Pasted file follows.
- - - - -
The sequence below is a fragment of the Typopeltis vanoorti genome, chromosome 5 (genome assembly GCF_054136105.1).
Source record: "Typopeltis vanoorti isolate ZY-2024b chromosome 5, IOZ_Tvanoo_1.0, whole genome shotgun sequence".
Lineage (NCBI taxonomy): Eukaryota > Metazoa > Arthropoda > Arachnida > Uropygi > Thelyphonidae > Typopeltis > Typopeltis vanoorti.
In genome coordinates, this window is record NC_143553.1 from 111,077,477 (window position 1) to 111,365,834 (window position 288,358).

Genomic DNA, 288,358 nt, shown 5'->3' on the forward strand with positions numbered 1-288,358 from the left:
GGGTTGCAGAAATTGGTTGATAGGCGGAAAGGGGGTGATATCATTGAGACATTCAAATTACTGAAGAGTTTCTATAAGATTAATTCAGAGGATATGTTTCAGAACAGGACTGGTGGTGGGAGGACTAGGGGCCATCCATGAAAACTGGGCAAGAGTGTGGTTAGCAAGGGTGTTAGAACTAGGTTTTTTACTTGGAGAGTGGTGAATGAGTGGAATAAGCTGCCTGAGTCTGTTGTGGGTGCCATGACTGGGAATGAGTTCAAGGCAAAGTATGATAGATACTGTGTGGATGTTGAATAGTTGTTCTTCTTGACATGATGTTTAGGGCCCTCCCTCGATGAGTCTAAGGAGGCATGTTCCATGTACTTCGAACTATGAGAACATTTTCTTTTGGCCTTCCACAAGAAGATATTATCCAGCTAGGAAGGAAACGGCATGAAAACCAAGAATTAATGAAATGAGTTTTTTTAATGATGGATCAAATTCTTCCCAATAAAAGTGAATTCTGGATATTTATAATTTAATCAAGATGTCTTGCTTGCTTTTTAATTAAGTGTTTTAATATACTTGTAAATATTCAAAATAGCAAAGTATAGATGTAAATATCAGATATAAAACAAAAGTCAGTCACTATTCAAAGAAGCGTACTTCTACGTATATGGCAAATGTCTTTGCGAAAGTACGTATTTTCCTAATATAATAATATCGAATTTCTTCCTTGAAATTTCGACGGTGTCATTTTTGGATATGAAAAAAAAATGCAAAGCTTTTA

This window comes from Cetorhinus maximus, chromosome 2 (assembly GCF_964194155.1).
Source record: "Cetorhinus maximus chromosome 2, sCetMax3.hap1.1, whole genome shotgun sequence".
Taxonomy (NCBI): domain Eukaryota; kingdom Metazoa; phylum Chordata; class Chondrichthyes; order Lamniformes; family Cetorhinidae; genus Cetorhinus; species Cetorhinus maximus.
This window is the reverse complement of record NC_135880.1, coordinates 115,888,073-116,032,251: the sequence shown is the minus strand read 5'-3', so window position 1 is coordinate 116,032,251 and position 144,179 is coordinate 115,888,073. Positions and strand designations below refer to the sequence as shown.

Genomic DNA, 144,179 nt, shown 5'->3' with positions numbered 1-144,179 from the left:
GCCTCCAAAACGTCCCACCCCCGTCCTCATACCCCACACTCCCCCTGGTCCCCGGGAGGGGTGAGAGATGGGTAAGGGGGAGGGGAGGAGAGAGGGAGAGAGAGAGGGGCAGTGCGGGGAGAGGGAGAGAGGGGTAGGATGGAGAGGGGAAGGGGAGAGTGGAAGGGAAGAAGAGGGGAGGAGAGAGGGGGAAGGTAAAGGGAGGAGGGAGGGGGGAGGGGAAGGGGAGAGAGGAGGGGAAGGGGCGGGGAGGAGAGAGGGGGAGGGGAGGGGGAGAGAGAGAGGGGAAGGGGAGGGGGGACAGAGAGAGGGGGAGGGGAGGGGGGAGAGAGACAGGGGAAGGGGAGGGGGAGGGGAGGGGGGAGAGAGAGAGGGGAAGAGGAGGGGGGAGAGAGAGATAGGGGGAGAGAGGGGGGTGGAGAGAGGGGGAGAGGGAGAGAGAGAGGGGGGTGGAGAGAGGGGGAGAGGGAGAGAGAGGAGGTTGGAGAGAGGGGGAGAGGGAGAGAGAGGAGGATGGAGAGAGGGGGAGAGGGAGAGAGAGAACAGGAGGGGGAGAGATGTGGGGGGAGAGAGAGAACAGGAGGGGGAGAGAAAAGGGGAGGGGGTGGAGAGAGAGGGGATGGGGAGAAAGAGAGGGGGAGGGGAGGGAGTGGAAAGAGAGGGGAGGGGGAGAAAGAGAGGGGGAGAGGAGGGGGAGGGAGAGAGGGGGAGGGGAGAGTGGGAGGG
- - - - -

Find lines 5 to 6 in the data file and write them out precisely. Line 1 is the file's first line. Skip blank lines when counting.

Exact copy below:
Genomic DNA, 288,358 nt, shown 5'->3' on the forward strand with positions numbered 1-288,358 from the left:
GGGTTGCAGAAATTGGTTGATAGGCGGAAAGGGGGTGATATCATTGAGACATTCAAATTACTGAAGAGTTTCTATAAGATTAATTCAGAGGATATGTTTCAGAACAGGACTGGTGGTGGGAGGACTAGGGGCCATCCATGAAAACTGGGCAAGAGTGTGGTTAGCAAGGGTGTTAGAACTAGGTTTTTTACTTGGAGAGTGGTGAATGAGTGGAATAAGCTGCCTGAGTCTGTTGTGGGTGCCATGACTGGGAATGAGTTCAAGGCAAAGTATGATAGATACTGTGTGGATGTTGAATAGTTGTTCTTCTTGACATGATGTTTAGGGCCCTCCCTCGATGAGTCTAAGGAGGCATGTTCCATGTACTTCGAACTATGAGAACATTTTCTTTTGGCCTTCCACAAGAAGATATTATCCAGCTAGGAAGGAAACGGCATGAAAACCAAGAATTAATGAAATGAGTTTTTTTAATGATGGATCAAATTCTTCCCAATAAAAGTGAATTCTGGATATTTATAATTTAATCAAGATGTCTTGCTTGCTTTTTAATTAAGTGTTTTAATATACTTGTAAATATTCAAAATAGCAAAGTATAGATGTAAATATCAGATATAAAACAAAAGTCAGTCACTATTCAAAGAAGCGTACTTCTACGTATATGGCAAATGTCTTTGCGAAAGTACGTATTTTCCTAATATAATAATATCGAATTTCTTCCTTGAAATTTCGACGGTGTCATTTTTGGATATGAAAAAAAAATGCAAAGCTTTTA